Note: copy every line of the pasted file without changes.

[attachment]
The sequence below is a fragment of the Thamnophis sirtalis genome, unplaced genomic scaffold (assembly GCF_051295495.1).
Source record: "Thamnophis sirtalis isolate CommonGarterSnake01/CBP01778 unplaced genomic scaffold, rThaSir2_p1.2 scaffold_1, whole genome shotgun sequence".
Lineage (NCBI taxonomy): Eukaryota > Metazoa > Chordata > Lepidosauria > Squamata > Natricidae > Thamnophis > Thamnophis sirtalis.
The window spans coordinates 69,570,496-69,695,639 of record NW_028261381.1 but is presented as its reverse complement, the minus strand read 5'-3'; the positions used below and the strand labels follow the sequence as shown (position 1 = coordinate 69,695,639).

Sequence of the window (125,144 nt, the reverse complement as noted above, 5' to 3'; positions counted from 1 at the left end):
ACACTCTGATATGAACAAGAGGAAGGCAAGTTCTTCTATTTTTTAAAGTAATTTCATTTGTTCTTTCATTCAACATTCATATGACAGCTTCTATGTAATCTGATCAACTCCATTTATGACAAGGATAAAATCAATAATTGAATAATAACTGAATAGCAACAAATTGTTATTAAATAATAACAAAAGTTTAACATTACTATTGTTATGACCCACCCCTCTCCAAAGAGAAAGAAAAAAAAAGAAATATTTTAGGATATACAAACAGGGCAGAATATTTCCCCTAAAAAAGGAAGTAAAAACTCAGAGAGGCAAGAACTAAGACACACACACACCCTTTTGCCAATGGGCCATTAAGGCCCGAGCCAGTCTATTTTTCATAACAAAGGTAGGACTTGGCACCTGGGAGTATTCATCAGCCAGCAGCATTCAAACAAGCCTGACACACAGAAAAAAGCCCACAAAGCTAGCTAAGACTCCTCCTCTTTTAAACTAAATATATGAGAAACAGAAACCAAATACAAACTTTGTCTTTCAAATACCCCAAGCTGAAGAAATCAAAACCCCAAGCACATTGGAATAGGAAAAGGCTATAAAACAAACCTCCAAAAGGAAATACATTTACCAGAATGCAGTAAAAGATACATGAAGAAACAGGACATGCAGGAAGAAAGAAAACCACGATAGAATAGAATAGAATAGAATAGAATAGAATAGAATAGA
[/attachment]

The sequence below is a fragment of the Thamnophis sirtalis genome, unplaced genomic scaffold (assembly GCF_051295495.1).
Source record: "Thamnophis sirtalis isolate CommonGarterSnake01/CBP01778 unplaced genomic scaffold, rThaSir2_p1.2 scaffold_1, whole genome shotgun sequence".
Lineage (NCBI taxonomy): Eukaryota > Metazoa > Chordata > Lepidosauria > Squamata > Natricidae > Thamnophis > Thamnophis sirtalis.
The window spans coordinates 69,570,496-69,695,639 of record NW_028261381.1 but is presented as its reverse complement, the minus strand read 5'-3'; the positions used below and the strand labels follow the sequence as shown (position 1 = coordinate 69,695,639).

Sequence of the window (125,144 nt, the reverse complement as noted above, 5' to 3'; positions counted from 1 at the left end):
ACACTCTGATATGAACAAGAGGAAGGCAAGTTCTTCTATTTTTTAAAGTAATTTCATTTGTTCTTTCATTCAACATTCATATGACAGCTTCTATGTAATCTGATCAACTCCATTTATGACAAGGATAAAATCAATAATTGAATAATAACTGAATAGCAACAAATTGTTATTAAATAATAACAAAAGTTTAACATTACTATTGTTATGACCCACCCCTCTCCAAAGAGAAAGAAAAAAAAAGAAATATTTTAGGATATACAAACAGGGCAGAATATTTCCCCTAAAAAAGGAAGTAAAAACTCAGAGAGGCAAGAACTAAGACACACACACACCCTTTTGCCAATGGGCCATTAAGGCCCGAGCCAGTCTATTTTTCATAACAAAGGTAGGACTTGGCACCTGGGAGTATTCATCAGCCAGCAGCATTCAAACAAGCCTGACACACAGAAAAAAGCCCACAAAGCTAGCTAAGACTCCTCCTCTTTTAAACTAAATATATGAGAAACAGAAACCAAATACAAACTTTGTCTTTCAAATACCCCAAGCTGAAGAAATCAAAACCCCAAGCACATTGGAATAGGAAAAGGCTATAAAACAAACCTCCAAAAGGAAATACATTTACCAGAATGCAGTAAAAGATACATGAAGAAACAGGACATGCAGGAAGAAAGAAAACCACGATAGAATAGAATAGAATAGAATAGAATAGAATAGAATAGA